The brown rat, common rat, Hanover rat, Norway rat, Norwegian rat, or wharf rat (Rattus norvegicus) is one of the best known and most common rats, and also one of the largest. Thought to have originated in northern China, this rodent has now spread to all continents, except Antarctica, and is the dominant rat in Europe and much of North America. It lives wherever humans live, particularly in urban areas. It is a brown or grey rodent, with a body up to long, with the tail a similar length; the male weighs on average and the female .
Selective breeding of Rattus norvegicus has produced the laboratory rat, an important model organism in biological research, as well as pet rats. It is the most successful mammal on the planet, other than humans.
By the early to middle part of the 19th century, British academics were aware that the brown rat was not native to Norway, hypothesizing (incorrectly) that it may have come from Ireland, Gibraltar or across the English Channel with William the Conqueror. As early as 1850, however, a more correct understanding of the rat's origins was beginning to develop. The British novelist Charles Dickens acknowledged the misnomer in the 2 June 1888 edition of his weekly journal, All the Year Round, writing:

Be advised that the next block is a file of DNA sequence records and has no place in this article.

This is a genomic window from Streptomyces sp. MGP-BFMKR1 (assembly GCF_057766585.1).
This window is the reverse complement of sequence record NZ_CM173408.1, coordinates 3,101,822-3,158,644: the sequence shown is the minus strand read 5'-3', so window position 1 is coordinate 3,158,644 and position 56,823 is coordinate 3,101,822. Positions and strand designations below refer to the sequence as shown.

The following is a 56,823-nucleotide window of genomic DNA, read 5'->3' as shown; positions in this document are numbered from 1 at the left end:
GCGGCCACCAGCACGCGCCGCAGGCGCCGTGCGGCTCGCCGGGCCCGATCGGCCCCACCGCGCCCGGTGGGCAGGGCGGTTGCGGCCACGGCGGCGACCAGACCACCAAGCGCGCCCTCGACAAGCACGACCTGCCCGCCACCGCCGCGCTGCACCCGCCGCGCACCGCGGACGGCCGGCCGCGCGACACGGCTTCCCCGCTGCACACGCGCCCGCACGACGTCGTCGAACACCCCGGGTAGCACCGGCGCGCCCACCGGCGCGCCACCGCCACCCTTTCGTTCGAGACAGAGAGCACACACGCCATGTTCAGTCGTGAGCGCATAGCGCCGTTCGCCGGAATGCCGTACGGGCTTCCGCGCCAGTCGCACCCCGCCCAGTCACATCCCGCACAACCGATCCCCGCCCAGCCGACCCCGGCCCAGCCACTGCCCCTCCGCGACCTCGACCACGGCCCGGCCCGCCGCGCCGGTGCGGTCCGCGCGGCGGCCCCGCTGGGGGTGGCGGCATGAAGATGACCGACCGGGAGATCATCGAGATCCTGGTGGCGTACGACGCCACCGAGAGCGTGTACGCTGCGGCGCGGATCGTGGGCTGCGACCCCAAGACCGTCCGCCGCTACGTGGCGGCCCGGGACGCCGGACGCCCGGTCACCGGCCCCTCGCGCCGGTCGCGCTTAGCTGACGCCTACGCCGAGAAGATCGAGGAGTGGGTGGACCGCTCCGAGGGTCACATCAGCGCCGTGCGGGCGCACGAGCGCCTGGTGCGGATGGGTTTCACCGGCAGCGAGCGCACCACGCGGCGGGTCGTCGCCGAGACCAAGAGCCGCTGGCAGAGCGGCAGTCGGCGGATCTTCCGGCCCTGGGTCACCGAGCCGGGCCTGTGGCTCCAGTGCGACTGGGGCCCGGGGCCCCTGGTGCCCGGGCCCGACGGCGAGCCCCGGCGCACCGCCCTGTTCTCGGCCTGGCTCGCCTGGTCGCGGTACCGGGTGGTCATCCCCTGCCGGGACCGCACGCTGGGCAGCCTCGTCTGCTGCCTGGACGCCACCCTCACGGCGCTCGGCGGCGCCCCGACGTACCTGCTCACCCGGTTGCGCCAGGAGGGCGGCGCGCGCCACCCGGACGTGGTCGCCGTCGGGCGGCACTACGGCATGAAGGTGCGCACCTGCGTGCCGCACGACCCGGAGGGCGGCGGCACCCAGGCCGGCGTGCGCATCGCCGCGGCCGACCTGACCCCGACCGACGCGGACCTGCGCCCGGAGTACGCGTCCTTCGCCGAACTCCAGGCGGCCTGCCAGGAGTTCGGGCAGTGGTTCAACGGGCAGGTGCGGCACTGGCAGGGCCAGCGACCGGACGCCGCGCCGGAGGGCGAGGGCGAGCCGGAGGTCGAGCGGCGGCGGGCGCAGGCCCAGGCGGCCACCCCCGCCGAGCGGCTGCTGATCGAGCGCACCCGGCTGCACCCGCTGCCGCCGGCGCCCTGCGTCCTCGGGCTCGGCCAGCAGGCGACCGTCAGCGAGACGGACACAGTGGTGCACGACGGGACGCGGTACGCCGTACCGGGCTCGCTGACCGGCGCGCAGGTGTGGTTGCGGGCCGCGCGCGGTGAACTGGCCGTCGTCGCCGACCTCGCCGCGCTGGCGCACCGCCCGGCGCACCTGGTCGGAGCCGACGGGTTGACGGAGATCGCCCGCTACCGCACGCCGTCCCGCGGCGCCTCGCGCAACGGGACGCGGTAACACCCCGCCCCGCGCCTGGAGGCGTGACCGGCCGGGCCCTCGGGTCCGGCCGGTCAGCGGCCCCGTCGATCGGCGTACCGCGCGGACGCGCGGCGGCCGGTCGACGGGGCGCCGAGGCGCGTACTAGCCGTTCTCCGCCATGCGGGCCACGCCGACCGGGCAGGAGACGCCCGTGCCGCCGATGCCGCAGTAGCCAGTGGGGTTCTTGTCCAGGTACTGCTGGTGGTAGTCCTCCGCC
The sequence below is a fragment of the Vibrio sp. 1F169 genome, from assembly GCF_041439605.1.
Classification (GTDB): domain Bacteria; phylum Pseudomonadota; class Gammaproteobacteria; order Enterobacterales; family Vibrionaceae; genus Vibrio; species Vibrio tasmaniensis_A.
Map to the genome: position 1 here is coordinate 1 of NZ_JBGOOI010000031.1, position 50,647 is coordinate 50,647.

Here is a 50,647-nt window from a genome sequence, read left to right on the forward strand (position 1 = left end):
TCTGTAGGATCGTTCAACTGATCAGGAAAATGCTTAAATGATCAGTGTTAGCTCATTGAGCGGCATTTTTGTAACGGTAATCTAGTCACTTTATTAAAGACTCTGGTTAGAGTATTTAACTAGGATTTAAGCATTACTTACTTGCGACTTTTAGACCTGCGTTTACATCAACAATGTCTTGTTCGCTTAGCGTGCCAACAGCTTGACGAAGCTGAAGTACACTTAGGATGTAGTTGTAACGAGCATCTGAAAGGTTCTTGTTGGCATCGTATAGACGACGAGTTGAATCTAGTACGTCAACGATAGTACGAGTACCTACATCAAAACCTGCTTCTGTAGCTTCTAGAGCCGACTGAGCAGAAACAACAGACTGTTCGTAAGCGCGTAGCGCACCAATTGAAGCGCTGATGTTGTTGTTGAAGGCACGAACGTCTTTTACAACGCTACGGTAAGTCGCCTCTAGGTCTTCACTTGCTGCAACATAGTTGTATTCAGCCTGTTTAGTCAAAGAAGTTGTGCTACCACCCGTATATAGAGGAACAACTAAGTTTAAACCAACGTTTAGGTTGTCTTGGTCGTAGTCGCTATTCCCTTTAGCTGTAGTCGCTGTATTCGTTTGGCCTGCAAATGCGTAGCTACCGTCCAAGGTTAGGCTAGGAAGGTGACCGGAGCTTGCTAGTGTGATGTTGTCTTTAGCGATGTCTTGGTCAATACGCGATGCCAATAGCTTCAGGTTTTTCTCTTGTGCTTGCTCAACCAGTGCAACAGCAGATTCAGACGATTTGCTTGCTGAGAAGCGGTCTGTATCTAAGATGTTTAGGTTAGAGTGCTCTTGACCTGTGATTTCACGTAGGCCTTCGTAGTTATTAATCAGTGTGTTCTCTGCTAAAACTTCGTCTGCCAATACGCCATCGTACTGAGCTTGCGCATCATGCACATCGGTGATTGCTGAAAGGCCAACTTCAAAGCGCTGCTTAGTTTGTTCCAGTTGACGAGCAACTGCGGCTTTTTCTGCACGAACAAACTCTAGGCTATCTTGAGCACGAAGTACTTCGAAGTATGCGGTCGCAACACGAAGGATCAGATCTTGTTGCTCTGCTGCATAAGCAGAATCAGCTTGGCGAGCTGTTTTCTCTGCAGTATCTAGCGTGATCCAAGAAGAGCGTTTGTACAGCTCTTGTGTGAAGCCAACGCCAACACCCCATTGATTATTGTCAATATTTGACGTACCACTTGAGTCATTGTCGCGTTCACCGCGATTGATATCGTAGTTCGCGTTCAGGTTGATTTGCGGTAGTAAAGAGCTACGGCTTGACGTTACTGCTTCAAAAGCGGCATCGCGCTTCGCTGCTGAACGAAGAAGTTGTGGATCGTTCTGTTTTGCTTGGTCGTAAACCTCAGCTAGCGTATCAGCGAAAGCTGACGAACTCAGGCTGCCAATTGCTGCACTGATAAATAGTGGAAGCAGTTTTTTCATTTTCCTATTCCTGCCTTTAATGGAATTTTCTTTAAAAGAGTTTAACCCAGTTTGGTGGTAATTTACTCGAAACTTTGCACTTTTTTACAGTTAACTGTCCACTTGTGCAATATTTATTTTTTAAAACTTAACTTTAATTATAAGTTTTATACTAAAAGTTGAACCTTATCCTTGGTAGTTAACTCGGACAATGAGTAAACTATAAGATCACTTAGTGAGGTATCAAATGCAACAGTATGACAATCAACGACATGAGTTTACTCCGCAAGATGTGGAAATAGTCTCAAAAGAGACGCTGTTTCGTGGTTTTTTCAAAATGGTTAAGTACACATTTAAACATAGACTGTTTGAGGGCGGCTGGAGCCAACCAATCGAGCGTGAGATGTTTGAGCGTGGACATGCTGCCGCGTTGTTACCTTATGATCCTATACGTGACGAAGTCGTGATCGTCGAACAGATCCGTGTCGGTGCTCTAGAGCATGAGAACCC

"Now there is a mystery about the native country of the best known species of rat, the common brown rat. It is frequently called, in books and otherwise, the 'Norway rat,' and it is said to have been imported into this country in a ship-load of timber from Norway. Against this hypothesis stands the fact that when the brown rat had become common in this country, it was unknown in Norway, although there was a small animal like a rat, but really a lemming, which made its home there.
Academics began to understand the origins and corrected etymology of the brown rat towards the end of the 19th century, as seen in the 1895 text Natural History by American scholar Alfred Henry Miles:
"The brown rat is the species common in England, and best known throughout the world. It is said to have travelled from Persia to England less than two hundred years ago and to have spread from thence to other countries visited by English ships.
Though the assumptions surrounding this species' origins were not yet entirely accurate, by the 20th century it was established among naturalists that the brown rat did not originate in Norway, rather that the species came from central Asia and (likely) China. Despite this, this species' common name of "Norway rat" is still in use today.